Note: Some of the definitions use terms often found in religion and metaphysics.  I used them because they tend to be common terms in our language and convey the appropriate concept.  Integers are shown in decimal and in parenthesis in octal – 16(20).

0 = The void, the unmanifest all, the Tao, neti-neti.

1 = Unity, manifest ‘0’, divinity, all that is.

2 = Pair (smallest grouping), division, seeking balance, polarity.

3 = Smallest series, synthesis, restoration.

4 = Very stable grouping, stability, formation, firmness, material order.

5 = Special series, Life cycle, nature’s cycle.

6 = 2×3, pair of two small related series, series of pairs.

7 = Major cycle, sequence.

8 (10) = Completion, perfection, major grouping

9 (11) = 3×3, a series of series.

10 (12) = 2×5, two natural series or a series of five pairs.

11 (13) = Special cycle.

‘1’ through ‘8(10)’ are the most powerful and meaningful numbers.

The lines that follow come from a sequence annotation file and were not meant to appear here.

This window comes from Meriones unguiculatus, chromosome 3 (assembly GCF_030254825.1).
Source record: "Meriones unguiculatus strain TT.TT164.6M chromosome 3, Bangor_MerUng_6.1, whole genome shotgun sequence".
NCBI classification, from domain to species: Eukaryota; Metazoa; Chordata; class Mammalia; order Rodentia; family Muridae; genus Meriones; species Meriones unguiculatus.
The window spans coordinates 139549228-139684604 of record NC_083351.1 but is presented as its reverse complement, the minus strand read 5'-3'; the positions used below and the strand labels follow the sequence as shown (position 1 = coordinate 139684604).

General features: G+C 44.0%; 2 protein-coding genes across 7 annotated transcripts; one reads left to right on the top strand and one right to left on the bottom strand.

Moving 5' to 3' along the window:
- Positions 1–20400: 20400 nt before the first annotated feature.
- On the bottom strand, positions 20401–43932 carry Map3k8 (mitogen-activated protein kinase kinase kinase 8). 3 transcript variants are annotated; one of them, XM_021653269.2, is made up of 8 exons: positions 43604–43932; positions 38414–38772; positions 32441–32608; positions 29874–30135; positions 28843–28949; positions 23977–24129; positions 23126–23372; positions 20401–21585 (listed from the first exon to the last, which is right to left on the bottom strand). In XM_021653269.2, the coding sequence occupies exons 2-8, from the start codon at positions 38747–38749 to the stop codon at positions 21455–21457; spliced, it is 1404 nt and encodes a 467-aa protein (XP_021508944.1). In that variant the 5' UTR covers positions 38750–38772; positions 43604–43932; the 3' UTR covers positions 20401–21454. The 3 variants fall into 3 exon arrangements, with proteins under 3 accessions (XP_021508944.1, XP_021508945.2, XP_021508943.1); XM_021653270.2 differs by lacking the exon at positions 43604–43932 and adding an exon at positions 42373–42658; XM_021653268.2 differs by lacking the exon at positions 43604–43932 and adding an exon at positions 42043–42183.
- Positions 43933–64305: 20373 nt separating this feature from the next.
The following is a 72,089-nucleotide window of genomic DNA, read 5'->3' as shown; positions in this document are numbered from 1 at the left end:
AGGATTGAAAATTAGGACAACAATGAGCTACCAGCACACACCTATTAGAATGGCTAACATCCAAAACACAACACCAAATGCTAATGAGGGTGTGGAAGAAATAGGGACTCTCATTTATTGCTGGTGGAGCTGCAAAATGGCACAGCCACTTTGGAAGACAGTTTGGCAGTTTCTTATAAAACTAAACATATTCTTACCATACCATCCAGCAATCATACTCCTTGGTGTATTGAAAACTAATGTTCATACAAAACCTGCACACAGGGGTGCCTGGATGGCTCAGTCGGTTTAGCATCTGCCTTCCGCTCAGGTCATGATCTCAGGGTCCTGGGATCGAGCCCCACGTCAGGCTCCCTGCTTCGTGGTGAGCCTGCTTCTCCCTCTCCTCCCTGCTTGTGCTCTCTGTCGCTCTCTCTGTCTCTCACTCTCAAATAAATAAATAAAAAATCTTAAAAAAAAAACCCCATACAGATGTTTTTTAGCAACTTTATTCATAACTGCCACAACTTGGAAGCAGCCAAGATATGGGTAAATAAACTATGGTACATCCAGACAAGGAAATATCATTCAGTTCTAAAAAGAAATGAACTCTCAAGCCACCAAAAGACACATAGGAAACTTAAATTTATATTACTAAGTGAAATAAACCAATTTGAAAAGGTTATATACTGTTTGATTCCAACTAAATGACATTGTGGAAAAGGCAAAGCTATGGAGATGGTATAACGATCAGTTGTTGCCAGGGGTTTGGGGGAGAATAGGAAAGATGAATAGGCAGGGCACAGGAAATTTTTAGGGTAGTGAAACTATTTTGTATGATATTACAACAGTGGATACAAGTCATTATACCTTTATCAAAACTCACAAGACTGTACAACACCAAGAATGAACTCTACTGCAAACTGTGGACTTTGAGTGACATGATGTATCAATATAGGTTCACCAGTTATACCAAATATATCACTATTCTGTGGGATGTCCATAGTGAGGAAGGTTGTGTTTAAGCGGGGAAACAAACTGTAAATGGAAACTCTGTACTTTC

The larger numbers (while having a greater numerical value) are weaker than the lower numbers.  ‘2’ is more powerful than ‘4’ and ‘4’ is more powerful than ‘8’.  Larger numbers become more specific or focused, particularly non-primes.  Thus, ‘1’ is the most powerful of all numbers.  Its power is contained in its unity.  It is contained in every number.  It is the seed.  ‘2’ is the next most powerful number; it is contained in all even numbers.  Even numbers that are made up of doubling and redoubling from ‘2’ (2, 4, 8, 16, etc.) represent groups or groupings.  Odd prime numbers (3, 5, 7, 11, etc.) are series, cycles, or sequences.  An example of a series is the musical scale (7).  The difference between series and sets is that series have order to them, a beginning and an end, whereas sets members have similarities, but no order is necessary.  Certain primes are designated as special series (5, 11, 13, 17, 19, etc.), as opposed to general series (3, 7, 31, etc.) which are usually one less than a doubled or redoubled grouping.  Other odd and even numbers that can be reduced by dividing by prime numbers are the combination of those prime numbers and have a meaning related to those prime numbers.  Arithmetic (addition and subtraction) does not serve any significant purpose or have any basis in the use of numbers in this manner.  This, of course, is in direct opposition to modern day numerology.  Multiplication, division, powers, and etc. are the way that number meanings mix.  Thus, the number 5 is not made up of 2 + 3, nor does it in any way reflect the combined meanings of 2 and 3.  It is the prime 5.  Don’t confuse the actions of addition and subtraction with number meaning.